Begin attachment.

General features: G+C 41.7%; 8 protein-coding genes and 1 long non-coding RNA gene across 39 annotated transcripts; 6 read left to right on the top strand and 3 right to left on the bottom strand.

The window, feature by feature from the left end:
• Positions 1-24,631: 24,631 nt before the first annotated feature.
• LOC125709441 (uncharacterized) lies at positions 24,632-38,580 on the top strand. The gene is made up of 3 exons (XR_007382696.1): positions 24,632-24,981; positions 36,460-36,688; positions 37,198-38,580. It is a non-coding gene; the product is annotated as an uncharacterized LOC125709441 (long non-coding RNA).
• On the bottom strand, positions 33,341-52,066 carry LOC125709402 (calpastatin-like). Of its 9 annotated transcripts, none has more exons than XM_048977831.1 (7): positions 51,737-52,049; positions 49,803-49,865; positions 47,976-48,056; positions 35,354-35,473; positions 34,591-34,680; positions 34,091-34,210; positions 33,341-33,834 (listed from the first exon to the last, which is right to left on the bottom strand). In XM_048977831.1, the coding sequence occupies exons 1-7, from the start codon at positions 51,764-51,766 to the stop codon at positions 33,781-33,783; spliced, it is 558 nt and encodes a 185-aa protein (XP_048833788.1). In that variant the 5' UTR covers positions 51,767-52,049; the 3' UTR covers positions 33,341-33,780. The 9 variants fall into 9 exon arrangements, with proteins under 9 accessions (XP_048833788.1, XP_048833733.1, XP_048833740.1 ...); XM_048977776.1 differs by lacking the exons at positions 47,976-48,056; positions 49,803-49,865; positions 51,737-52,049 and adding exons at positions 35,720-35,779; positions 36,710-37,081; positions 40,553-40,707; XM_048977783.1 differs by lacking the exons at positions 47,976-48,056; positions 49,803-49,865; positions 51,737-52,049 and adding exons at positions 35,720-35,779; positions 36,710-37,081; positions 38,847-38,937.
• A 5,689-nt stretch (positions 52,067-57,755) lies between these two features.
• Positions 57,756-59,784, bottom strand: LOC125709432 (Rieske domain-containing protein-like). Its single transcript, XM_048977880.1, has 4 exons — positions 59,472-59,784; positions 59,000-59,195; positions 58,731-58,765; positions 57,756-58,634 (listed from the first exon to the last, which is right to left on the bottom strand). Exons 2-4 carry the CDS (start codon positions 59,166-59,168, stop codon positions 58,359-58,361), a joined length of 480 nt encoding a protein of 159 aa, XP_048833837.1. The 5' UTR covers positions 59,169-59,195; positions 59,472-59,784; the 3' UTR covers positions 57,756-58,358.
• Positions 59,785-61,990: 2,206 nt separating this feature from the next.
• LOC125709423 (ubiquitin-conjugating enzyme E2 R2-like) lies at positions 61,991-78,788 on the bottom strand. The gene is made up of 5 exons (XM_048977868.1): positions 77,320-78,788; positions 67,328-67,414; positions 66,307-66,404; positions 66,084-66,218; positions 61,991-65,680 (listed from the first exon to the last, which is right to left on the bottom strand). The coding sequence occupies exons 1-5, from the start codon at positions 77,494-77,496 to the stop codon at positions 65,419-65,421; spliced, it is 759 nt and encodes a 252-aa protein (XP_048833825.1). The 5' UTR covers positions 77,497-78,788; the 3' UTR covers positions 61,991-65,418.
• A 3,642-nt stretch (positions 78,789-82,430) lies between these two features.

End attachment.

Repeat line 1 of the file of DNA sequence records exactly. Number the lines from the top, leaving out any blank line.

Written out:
General features: G+C 41.7%; 8 protein-coding genes and 1 long non-coding RNA gene across 39 annotated transcripts; 6 read left to right on the top strand and 3 right to left on the bottom strand.